Roosevelt's collaboration and friendship with his commander, the hard-fighting, hard-drinking Major General Terry Allen, and their unorthodox approach to warfare, did not escape the attention of General George S. Patton. Patton disapproved of officers like Roosevelt and Allen, who "dressed down" and were seldom seen in regulation field uniforms, and who placed little value in Patton's spit-shined ways in the field. Patton thought them both un-soldierly for it and wasted no opportunity to send derogatory reports on Allen to the Supreme Allied Commander. Roosevelt was also treated by Patton as "guilty by association" for his friendship and collaboration with the highly unorthodox Allen. When Allen was relieved of command of the First Division and re-assigned, so was Roosevelt.

After criticizing Terry Allen in his diary on July 31, 1943, Patton recorded that he was going to relieve both Allen and Roosevelt, noting that he had asked permission of Eisenhower "to relieve both Allen and Roosevelt on the same terms, on the theory of rotation of command", and adding, concerning Roosevelt, "there will be a kick over Teddy, but he has to go, brave but otherwise, no soldier."

Roosevelt was also criticized by General Omar Bradley, who ultimately relieved both him and Allen of their commands after he assumed command of the 7th Army.[11] According to Bradley, in both of his autobiographies A Soldier's Story (1951) and A General's Life, he claimed that relieving the two generals was one of his most unpleasant duties of the war.[12] Bradley felt that Allen and Roosevelt were guilty of "loving their division too much" and that their relationship with their soldiers was having a generally bad effect on the discipline of both the commanders and the men of the division.

Roosevelt saw action in Sicily, commanded Allied Forces in Sardinia, and fought on the Italian mainland. He was the chief liaison officer to the French Army in Italy for General Dwight D. Eisenhower, and repeatedly made requests of Eisenhower for combat command.


In February 1944, Roosevelt was assigned to England to help lead the Normandy invasion. He was assigned to the staff of the U.S. 4th Infantry Division. After several verbal requests to the division's commanding officer, Major General "Tubby" Barton, were denied, Roosevelt sent a written petition:

The force and skill with which the first elements hit the beach and proceed may determine the ultimate success of the operation.... With troops engaged for the first time, the behavior pattern of all is apt to be set by those first engagements. [It is] considered that accurate information of the existing situation should be available for each succeeding element as it lands. You should have when you get to shore an overall picture in which you can place confidence. I believe I can contribute materially on all of the above by going in with the assault companies. Furthermore I personally know both officers and men of these advance units and believe that it will steady them to know that I am with them.[13]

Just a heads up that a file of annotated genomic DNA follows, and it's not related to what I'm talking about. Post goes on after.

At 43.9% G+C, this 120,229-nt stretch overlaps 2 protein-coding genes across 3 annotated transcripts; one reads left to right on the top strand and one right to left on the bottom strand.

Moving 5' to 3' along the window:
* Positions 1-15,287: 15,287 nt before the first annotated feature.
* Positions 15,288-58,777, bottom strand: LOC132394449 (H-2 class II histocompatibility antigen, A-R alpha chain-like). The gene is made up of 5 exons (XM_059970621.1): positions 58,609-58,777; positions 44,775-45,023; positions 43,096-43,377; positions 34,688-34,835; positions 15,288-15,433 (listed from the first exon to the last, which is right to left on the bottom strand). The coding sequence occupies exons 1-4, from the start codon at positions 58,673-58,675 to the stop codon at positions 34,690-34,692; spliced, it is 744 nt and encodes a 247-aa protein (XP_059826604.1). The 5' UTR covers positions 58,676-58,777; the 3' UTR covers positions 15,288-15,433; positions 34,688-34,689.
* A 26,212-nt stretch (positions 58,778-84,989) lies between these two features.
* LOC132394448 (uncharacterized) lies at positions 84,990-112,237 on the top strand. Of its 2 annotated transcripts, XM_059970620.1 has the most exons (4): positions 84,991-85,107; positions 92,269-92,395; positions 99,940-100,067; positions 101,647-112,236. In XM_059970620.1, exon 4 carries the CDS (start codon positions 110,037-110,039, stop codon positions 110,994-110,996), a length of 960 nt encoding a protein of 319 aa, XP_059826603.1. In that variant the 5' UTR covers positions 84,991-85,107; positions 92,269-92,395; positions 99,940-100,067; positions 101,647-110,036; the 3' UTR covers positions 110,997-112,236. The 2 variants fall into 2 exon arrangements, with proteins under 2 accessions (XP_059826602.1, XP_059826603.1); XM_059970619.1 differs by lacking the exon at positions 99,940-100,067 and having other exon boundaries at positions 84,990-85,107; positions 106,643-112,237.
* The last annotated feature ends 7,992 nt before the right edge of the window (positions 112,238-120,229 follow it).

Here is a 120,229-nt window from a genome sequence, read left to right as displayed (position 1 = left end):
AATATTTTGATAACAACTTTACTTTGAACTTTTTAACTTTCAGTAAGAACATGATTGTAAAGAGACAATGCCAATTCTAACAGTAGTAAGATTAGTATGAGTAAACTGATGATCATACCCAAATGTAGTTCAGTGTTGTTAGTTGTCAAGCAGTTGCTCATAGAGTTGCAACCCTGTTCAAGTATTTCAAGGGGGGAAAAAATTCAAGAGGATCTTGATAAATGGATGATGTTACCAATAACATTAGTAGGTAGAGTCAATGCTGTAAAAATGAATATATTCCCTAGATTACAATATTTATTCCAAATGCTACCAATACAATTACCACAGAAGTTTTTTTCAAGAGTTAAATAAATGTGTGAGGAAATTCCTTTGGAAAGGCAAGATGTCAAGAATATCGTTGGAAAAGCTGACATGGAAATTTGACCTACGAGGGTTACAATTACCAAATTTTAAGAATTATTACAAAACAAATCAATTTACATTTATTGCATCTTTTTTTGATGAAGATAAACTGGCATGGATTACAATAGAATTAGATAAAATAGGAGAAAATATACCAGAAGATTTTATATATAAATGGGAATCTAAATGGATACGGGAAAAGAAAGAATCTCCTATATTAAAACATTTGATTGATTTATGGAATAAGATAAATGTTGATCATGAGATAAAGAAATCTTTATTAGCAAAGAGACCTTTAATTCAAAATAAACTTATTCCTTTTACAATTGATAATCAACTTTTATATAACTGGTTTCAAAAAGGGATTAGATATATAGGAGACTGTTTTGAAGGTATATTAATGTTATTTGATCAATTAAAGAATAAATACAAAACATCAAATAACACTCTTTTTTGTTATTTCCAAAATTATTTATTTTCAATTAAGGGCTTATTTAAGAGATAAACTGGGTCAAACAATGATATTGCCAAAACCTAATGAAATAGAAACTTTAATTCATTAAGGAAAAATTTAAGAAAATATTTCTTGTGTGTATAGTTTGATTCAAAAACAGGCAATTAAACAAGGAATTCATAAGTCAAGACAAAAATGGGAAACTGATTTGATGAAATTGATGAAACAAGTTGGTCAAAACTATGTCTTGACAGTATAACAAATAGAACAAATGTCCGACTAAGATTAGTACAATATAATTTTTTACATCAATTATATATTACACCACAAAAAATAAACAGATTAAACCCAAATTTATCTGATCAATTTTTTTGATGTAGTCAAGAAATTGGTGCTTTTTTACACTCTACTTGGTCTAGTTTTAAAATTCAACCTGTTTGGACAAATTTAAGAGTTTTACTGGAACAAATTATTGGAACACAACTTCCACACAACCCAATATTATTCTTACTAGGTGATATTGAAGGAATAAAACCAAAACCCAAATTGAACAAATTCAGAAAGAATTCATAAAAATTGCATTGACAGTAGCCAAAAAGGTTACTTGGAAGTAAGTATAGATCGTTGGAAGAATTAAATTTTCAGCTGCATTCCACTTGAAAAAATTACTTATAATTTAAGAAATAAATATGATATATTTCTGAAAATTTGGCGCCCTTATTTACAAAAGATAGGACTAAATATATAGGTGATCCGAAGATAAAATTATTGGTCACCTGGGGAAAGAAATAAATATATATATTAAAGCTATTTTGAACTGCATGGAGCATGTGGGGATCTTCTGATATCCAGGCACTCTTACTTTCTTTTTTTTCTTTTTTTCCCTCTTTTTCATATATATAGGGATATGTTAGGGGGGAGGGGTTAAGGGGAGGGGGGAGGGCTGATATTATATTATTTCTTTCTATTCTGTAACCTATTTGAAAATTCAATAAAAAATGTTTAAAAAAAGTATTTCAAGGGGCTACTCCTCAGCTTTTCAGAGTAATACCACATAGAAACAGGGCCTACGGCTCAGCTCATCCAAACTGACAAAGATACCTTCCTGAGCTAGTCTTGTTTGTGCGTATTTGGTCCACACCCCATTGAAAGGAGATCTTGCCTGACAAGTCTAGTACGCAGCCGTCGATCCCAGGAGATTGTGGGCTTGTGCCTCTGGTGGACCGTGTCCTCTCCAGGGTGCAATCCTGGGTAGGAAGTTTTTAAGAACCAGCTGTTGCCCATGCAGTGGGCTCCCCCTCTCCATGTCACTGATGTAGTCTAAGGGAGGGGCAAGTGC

Barton approved this letter with much misgiving, stating that he did not expect Roosevelt to return alive.

Roosevelt was the only general on D-Day to land by sea with the first wave of troops. At 56, he would be the oldest man in the invasion, and the only man to serve with his son on D-Day at Normandy (Captain Quentin Roosevelt II was among the first wave of soldiers to land at Omaha beach while his father commanded at Utah beach).

Roosevelt was one of the first soldiers, along with Captain Leonard T. Schroeder Jr., off his landing craft as he led the U.S. 4th Infantry Division's 8th Infantry Regiment and 70th Tank Battalion landing at Utah Beach. Roosevelt was soon informed that the landing craft had drifted more than a mile south of their objective, and the first wave of men was a mile off course. Walking with the aid of a cane and carrying a pistol, he personally made a reconnaissance of the area immediately to the rear of the beach to locate the causeways that were to be used for the advance inland. He returned to the point of landing and contacted the commanders of the two battalions, Lieutenant Colonels Conrad C. Simmons and Carlton O. MacNeely, and coordinated the attack on the enemy positions confronting them. Roosevelt's famous words in these circumstances were, "We’ll start the war from right here!".[16]

These impromptu plans worked with complete success and little confusion. With artillery landing close by, each follow-on regiment was personally welcomed on the beach by a cool, calm, and collected Roosevelt, who inspired all with humor and confidence, reciting poetry and telling anecdotes of his father to steady the nerves of his men. Roosevelt pointed almost every regiment to its changed objective. Sometimes he worked under fire as a self-appointed traffic cop, untangling traffic jams of trucks and tanks all struggling to get inland and off the beach. One GI later reported that seeing the general walking around, apparently unaffected by the enemy fire, even when clods of earth fell down on him, gave him the courage to get on with the job, saying if the general is like that it can't be that bad.